Glancing up from The Standard Book of Spells, Grade 3, Hermione rubbed her eyes and took a break from her revision. Despite what Harry and Ron might think, schoolwork and study were important. The OWL exam was only four years away, and Hermione was determined to be excellent in her every subject.
There was a knock at the door and in walked Ginny. “Hi! Do you remember that we agreed to meet now?”
“Of course,” Hermione said, averting her eyes as she had completely forgotten about that.
Ginny sighed. “I knew that you would be studying overtime again. What’re you studying?”
Her eyes widened at the height of the stack of textbooks on Hermione’s desk. “Have you read everything?”
“Not yet,” Hermione said. “I still haven’t checked up the footnotes of—”
“I knew you would say something like that. At this rate, you'll have finished everything we need to learn in school by next month,” Ginny interrupted. “By the way, do you remember you saying you wanted some light reading? I think I've found the right book for you.”
Ginny showed her a book with a fiery red dragon on the cover, facing off against a short-haired witch who was raising her wand, probably about to fire some sort of spell. With a better look, Hermione thought the wand was an acacia wand—an unconventional choice, although she couldn't identify the broomstick. “It’s a new novel by my favourite author. I found it quite a fun read. Would you like to try it?”
Hermione hesitated for a moment — she really should be preparing for her final exam, even though her teachers hadn't yet covered half of the — but truth be told some light reading wouldn’t go amiss.
‘Thanks,” Hermione said, taking the book with a smile.
Ginny smiled back. “Take your time. Just remember to return it to me when you finish it.”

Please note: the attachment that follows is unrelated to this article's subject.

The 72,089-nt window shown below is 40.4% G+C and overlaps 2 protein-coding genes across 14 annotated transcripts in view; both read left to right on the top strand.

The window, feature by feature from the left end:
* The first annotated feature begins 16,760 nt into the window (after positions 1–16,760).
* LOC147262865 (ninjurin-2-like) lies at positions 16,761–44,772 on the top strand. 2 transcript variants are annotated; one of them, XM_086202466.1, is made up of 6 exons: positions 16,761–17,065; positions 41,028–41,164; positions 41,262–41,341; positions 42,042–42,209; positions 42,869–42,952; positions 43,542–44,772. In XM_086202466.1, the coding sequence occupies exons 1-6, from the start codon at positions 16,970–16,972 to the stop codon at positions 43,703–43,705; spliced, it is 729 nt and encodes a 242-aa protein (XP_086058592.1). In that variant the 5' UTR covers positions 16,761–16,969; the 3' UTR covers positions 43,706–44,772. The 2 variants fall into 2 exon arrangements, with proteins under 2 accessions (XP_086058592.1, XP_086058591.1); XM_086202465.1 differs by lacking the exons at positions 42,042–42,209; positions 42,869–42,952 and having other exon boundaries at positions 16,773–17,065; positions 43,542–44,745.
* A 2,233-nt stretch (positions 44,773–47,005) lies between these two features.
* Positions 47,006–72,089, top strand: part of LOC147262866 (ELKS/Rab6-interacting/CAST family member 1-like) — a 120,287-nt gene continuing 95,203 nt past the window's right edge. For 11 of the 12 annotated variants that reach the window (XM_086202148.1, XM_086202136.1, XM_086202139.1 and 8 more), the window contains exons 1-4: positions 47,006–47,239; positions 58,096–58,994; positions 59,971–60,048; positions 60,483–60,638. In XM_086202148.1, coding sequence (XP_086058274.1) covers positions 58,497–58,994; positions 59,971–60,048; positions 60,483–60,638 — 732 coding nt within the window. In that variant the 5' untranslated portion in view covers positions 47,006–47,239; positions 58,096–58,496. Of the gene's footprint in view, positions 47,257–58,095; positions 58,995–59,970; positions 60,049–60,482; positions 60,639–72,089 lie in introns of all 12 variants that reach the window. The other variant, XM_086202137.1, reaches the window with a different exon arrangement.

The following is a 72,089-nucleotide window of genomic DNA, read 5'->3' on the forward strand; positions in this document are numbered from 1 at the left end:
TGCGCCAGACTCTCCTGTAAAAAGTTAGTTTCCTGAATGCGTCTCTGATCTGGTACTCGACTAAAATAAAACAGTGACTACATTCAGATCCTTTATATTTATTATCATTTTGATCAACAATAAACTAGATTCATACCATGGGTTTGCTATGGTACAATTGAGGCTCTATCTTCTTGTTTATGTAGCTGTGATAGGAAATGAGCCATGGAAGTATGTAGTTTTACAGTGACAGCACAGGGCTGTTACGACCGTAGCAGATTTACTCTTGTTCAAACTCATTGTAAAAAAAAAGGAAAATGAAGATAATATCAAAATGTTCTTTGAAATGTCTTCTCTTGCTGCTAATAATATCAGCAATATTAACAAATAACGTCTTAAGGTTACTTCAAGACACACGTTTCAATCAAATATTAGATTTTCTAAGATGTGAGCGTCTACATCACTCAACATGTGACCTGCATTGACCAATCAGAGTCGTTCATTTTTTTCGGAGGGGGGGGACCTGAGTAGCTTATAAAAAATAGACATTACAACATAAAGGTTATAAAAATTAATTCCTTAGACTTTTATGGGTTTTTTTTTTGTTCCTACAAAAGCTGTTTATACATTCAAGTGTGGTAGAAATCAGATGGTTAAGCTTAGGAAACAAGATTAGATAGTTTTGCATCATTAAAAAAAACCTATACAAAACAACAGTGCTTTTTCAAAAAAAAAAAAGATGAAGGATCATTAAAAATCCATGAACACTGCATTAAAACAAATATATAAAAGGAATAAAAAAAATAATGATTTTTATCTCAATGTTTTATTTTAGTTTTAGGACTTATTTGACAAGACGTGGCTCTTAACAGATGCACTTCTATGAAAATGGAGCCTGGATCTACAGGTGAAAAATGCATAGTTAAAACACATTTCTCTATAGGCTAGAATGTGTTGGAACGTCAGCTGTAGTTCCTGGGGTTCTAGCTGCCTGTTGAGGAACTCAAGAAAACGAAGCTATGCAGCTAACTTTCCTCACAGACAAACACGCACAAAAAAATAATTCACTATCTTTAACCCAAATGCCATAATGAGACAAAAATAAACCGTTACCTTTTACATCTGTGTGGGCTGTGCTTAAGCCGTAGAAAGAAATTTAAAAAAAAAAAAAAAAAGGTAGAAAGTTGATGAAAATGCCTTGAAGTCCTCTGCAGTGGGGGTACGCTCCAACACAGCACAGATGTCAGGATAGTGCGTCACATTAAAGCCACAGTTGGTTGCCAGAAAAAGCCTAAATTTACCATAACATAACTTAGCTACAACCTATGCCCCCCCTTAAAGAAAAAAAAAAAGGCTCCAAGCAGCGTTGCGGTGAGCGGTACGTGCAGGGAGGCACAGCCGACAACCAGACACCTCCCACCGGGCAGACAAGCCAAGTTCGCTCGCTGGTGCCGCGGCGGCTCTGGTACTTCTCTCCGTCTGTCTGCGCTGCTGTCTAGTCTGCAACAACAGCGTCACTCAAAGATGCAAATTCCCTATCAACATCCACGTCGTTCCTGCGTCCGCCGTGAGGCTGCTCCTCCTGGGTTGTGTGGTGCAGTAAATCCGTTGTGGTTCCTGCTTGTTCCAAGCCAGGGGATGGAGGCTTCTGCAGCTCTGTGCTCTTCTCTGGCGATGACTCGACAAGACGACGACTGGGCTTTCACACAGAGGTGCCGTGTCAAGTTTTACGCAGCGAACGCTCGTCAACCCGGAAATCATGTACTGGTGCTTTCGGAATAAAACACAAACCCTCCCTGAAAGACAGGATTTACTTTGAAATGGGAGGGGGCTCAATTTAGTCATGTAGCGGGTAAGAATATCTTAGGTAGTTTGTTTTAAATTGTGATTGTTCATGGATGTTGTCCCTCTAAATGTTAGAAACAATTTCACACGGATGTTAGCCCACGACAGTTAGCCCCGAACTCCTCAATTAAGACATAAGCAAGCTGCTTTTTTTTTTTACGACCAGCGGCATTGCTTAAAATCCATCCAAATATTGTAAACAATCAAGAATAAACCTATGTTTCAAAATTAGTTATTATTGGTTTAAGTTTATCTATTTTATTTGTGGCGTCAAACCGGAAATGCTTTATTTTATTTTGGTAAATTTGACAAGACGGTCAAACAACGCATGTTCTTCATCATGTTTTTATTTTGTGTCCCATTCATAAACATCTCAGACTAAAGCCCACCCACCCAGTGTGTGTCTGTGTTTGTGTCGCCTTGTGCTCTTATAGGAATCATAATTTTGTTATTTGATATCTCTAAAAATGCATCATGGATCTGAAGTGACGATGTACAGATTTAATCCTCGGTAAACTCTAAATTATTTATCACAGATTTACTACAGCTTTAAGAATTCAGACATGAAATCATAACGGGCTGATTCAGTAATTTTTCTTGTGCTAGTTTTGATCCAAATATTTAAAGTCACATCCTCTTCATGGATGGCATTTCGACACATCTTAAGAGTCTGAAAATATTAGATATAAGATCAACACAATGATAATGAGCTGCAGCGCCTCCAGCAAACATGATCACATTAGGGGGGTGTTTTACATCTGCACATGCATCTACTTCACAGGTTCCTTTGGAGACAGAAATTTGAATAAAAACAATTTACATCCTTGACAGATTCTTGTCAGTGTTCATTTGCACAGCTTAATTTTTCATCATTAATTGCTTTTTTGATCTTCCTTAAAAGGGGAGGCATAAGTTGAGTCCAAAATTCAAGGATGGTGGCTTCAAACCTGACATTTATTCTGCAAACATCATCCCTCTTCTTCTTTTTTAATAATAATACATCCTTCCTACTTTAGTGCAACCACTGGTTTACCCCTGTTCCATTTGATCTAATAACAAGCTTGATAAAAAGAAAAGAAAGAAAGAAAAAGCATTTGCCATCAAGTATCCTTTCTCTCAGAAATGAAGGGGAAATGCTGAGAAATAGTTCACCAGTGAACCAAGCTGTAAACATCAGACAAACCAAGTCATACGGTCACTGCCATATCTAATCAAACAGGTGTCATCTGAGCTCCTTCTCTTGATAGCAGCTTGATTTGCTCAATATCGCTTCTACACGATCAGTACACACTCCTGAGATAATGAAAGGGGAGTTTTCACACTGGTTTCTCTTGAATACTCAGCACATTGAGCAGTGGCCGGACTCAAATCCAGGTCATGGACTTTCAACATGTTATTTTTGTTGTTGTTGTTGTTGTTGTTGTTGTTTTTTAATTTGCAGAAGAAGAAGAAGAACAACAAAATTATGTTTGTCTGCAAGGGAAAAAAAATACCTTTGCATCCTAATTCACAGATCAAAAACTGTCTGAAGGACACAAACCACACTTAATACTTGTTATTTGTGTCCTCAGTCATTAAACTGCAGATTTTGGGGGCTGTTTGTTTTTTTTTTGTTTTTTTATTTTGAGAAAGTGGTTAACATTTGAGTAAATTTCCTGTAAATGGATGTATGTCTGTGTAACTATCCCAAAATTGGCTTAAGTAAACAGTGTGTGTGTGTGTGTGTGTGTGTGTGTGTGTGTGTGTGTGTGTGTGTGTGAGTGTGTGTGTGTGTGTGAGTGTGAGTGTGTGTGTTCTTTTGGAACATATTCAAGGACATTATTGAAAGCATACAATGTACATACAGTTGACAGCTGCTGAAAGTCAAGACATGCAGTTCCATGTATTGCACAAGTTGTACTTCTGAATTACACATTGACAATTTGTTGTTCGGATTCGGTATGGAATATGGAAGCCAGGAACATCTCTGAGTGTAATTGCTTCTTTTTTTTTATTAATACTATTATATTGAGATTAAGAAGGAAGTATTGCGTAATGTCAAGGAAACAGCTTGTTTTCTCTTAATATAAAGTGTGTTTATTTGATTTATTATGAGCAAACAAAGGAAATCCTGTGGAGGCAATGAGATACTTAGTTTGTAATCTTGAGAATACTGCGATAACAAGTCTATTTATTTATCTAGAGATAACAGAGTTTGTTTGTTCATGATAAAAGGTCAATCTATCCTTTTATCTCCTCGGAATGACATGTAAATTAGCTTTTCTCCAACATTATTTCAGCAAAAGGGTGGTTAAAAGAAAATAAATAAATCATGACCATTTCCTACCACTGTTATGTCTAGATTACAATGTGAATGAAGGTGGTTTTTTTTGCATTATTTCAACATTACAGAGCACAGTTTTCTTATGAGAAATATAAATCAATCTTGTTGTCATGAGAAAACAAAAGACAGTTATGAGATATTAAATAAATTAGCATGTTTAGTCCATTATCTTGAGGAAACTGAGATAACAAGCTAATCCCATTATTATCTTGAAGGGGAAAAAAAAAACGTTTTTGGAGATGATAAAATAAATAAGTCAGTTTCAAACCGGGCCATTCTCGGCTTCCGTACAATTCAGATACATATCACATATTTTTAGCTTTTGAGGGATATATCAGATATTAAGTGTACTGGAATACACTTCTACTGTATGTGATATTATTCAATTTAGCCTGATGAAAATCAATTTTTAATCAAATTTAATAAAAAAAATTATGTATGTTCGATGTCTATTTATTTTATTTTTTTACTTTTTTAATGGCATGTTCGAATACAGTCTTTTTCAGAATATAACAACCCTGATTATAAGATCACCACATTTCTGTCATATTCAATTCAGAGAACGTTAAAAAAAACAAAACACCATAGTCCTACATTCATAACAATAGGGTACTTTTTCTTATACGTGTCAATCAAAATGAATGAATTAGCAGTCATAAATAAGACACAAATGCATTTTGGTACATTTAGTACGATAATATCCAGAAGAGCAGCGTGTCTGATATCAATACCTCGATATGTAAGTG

“When do I forget to return anything?”
“That’s why I trust you with it,” Ginny laughed. “Do you want to go out now? The weather’s beautiful today.” She took a look at Hermione’s conflicted face and asked, “Do you still want to revise your textbook?”
“Sorry, I still haven’t figured out how the formula of Angel Trumpet’s Draught is supposed to work. Would you mind giving me fifteen minutes more?” Hermione asked.
“Sure,” Ginny said. “I’ll hang around and see you then.”
Hermione set aside the novel and started reviewing another textbook. Now what are the ingredients for Angel Trumpet’s Draught again?
That night Hermione remembered the book Ginny had loaned her. She tugged the book from her stack of her textbooks to see what it was about. Judging from the cover, Hermione thought that it was either a biography or an adventure novel, but she soon caught on that it was a romance novel. A witch and her auror partner were caught up in a dangerous mission, but seemed to spend as much time battling their passions for each other as they spent battling magical creatures. She read on with interest when the witch found out her partner’s new pet in the novel.